sauro-, saur-, -saurus, -saurid, -saur,
-sauria, -saurian +

(Greek: lizard, reptile, serpent; used especially with reference to "dinosaurs")

An Ichthyosaur that lived during Middle Triassic Asia, Europe, North America, and South America.

It was not a dinosaur but another type of extinct reptile.

“Mongolian lizard” from Late Cretaceous Inner Mongolia. Another source says it is from the Early Cretaceous period. Named by U. S. paleontologist Charles Whitney Gilmore in 1933.
A “Monko lizard” from Late Jurassic or Early Cretaceous Tibet. Named for Monko County in eastern Tibet, where the fossil was found. Named by Chinese paleontologist Zhiming Dong in 1990, but he attributed the name to Zijin Zhao.
A “single-crested lizard” from Middle (or Late) Jurassic North West China. From Greek monos, “one” plus lophos, “crest”; referring to the single crest on the midline of the skull roof of a medium-sized carnivorous dinosaur. Formerly referred to as Jiangjunmiaosaurus. Named by Chinese paleontologist Xijin Zhao and Canadian paleontologist Philip J. Currie in 1994.
A “Moreno lizard” from Late Cretaceous North America. Its name comes from Anglicized Spanish moreno, “brown”. It is named for the Moreno Formation, Maastrichtian, of the Panoche Hills, Fresno County, California. Named by U. S. paleontologist Samuel Paul Welles in 1943.
This nomenclature (“Morini lizard” [an ancient people of northern France]) is no longer recognized by scientists because they found that it described an animal that was previously given another name which is Pelorosaurus. Named by H. E. Sauvage in 1874.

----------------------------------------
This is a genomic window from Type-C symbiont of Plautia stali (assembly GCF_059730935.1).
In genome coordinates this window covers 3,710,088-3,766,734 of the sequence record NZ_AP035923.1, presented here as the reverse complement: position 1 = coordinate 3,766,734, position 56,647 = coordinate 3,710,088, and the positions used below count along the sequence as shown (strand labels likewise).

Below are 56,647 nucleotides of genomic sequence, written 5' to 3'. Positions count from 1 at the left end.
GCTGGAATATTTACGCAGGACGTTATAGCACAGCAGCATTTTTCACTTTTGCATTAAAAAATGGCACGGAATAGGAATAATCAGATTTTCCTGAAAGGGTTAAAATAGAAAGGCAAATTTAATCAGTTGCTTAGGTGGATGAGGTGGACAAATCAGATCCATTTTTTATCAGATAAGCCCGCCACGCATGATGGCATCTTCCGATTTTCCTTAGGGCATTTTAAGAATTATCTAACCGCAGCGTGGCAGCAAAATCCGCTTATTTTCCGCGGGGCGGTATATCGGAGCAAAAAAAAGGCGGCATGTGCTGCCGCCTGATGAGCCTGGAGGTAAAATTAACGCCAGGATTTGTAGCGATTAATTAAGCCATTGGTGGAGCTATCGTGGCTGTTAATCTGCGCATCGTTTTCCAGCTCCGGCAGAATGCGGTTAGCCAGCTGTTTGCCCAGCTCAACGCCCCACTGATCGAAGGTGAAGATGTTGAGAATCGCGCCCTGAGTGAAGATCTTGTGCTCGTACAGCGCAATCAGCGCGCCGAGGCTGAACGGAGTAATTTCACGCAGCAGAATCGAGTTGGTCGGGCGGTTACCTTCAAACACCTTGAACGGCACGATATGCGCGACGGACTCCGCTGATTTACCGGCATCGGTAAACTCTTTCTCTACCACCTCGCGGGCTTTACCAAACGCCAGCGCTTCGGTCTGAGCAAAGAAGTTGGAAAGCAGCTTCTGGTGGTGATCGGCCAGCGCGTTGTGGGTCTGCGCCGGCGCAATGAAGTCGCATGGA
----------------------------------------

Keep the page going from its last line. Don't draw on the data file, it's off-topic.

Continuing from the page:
A “stupid lizard” referring to the small size of the brain compared to the huge size of the body in sauropods. Now known as Camarasaurus. Named by Othniel Charles Marsh (1831-1899) in 1878.
A “Meuse lizard”, named for the Meuse River in Holland where they were first located. They are believed to have lived during the Late Cretaceous period. The first Mosasaur was found in the Netherlands in 1780.
A giant, meat-eating marine reptile, not a dinosaur, that lived during the Late Cretaceous period and one was found in Onion Creek, Texas. It was found in 1934 by a University of Texas geology student, Clyde Ikins. The first Mosasaur was found in the Netherlands in 1780 and named in 1822 by Wiliam Daniel Conybeare.
A “moray eel lizard” from Late Jurassic Europe (England and France) and maybe West Indies and South America. This fossil was named for the moray eel with reference to the reptile’s long neck, but it was not a dinosaur. Named by Harry Govier Seeley in 1874.
A hatchling prosauropod “mouse lizard” from Late Triassic Argentina. Named for its tiny size. Named by Argentinian paleontologist José Bonaparte and Martin Vince in 1979.
A “Muttaburra lizard” from Early Cretaceous Australia. This fossil was found close to the township of Muttaburra, central Queensland, Australia; near the fossil site Ornithopoda Iquanodontidae. Named by Alan Bartholomai and Ralph E. Molnar in 1981.
A “Naaskhoibito lizard” from Late Cretaceous New Mexico. Its name comes from Navajo na‘asho‘i, “lizard creek” and it was named for the Naashoibito Member of the Kirtland Formation, New Mexico. Named by Adrian Paul Hunt and Frederic Augustus Lucas (1852-1929) in 1993.

Dinosaurs butting heads.

Is this a case of a dinosaur trying to defend its territory
against an intruder or is it just a misunderstanding?
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Nanosaurus, Nanosaur
A “dwarf (pygmy) lizard” from Late Jurassic Colorado and Utah (USA). Named by Othniel Charles Marsh (1831-1899) in 1877.
A “Nanshiung (Nanxiong) lizard” from Late Cretaceous China. It was named for the Nanxiong (Nanhsiung) Formation in Guangdong Province, China; where the fossil was found in the Nanxiong Basin. Named by Chinese paleontologist Zhiming Dong in 1979.

A cross reference of other word family units that are related directly, or indirectly, with: "snakes or other reptiles": angui-; coluber-; herpeto-; ophio-; reptil-.